Okay, so you’ve implemented SCITYLANA and pulled out loads of nice hit-level data from your Google Analytics account.
Now you want to put all that data to impressive use! But what to focus on and how to get started?
Use this free Power BI template
We’ve chosen Power BI as our starter tool, because it’s free, easy to use and extremely versatile when it comes to analyzing, reporting and integrating data.
In this post we’ll give you a quick rundown on the contents of the template. At the end, we’ll also show you how to populate it with your own data.
The first report tab in the Power BI template gives an high-level view of your traffic.
You can use each visual as a filter. For example, clicking on Organic search in the pie chart will immediately filter all other visuals.
You can also define a custom date range using the slicer in the upper right corner.
The next tab shows your traffic sources. The bar chart shows all traffic sources, but you can easily filter these by channel grouping using the slicer to the right.
We’ve included a bubble chart showing visit engagement by channel grouping. The y-axis shows the average number of pages viewed by a session, while the x-axis shows the average time spent on each page.
Notice the Organic Search bubble in the upper right corner? These sessions view many pages and spend a long time on the site.
What’s special about this report? Well, it shows Hostname (domains) and Page combined with Sessions.
In GA you actually can’t do this. You can’t combine Hostname or Page with Sessions. This is because of the way GA has organized its data storage.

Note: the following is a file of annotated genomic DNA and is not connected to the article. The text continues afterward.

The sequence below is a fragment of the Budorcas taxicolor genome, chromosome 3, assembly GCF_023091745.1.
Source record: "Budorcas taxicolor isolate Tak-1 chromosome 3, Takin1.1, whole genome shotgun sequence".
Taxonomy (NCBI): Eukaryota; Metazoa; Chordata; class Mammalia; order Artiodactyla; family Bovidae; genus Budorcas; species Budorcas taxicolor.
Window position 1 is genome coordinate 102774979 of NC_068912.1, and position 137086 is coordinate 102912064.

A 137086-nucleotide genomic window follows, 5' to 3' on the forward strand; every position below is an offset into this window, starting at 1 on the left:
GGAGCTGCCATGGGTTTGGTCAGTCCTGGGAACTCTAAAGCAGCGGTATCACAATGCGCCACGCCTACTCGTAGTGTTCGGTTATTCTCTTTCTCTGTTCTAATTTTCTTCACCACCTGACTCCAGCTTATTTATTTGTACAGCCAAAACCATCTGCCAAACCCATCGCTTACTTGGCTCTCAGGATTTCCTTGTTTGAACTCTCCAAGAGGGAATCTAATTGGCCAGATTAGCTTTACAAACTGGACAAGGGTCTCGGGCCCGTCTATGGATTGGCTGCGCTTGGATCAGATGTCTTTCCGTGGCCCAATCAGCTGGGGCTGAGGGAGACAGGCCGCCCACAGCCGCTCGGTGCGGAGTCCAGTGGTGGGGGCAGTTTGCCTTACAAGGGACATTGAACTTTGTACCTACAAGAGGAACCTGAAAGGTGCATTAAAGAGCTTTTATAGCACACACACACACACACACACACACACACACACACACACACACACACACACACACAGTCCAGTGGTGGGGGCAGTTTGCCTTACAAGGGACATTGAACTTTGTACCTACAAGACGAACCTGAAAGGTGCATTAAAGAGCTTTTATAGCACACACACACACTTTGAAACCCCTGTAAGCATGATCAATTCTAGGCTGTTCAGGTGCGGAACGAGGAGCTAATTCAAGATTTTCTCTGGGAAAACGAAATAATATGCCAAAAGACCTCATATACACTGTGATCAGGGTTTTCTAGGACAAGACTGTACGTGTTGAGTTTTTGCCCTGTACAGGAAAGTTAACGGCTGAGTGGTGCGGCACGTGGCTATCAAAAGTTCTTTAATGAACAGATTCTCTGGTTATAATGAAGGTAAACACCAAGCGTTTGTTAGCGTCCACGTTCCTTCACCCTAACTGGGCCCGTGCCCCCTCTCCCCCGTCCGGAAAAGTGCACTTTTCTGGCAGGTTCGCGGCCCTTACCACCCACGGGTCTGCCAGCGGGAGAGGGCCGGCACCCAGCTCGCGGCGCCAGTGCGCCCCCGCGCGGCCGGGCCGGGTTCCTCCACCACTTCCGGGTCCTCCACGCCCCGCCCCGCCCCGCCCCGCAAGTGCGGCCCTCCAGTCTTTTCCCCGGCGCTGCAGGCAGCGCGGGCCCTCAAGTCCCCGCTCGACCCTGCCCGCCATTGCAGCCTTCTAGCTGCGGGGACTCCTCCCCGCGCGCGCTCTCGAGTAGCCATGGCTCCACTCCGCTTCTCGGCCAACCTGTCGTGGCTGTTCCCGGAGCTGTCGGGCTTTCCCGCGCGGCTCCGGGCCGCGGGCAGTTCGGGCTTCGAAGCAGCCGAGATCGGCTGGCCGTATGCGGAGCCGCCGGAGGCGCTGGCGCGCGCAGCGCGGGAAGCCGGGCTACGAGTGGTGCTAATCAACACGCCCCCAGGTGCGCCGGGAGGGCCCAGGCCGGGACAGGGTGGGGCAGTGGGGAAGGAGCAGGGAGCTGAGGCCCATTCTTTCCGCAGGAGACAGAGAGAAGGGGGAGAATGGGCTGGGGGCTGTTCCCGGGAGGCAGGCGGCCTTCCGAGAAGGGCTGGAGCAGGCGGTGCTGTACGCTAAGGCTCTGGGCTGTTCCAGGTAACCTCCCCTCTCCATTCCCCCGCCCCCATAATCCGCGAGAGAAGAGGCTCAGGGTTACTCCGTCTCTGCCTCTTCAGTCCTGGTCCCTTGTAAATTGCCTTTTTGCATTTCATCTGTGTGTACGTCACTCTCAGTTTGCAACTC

What is great about the report tab below is that you can easily filter your top pages by hostname. Simply click on one of the domains in the bar chart to the left, and you will see the other one changes immediately.
Here you can see traffic during working hours, weekends and even seasons such as summer or winter. Again we’ve gone a bit beyond what you can do in GA. We’ve added a calendar and a time of day dimension with more interesting attributes.
Now comes our favorite part: Clickstreams! This is kind of the “proof” that we deliver hit-level GA data. Each row is a hit (a pageview or en event).
You can see exactly what individual visitors do!
Geography: Isn’t that more or less the same as in the GA interface? Not quite! The treemap in the upper left corner divides North Americans into Northeast, West, South, and Midwest. Yet this dimension doesn’t exist in GA!
Waiting for another surprise? Well, this one is not that special, but nonetheless useful. It shows statistics on devices, browsers and operating systems.
How to use the template with your own data
- Sign up for and implement SCITYLANA (it’s free!)
- Start a new data extraction so that your GA data is downloaded to your hard drive
- Download and install Power BI Desktop (it’s free!)
- Download and open our Power BI template
- Enter the path of the data folder (the destination you chose during step 2)
Now it’s your turn 🙂 Do you have ideas on how to visualize GA data in new interesting ways? Please let us know and we’ll add them to the template.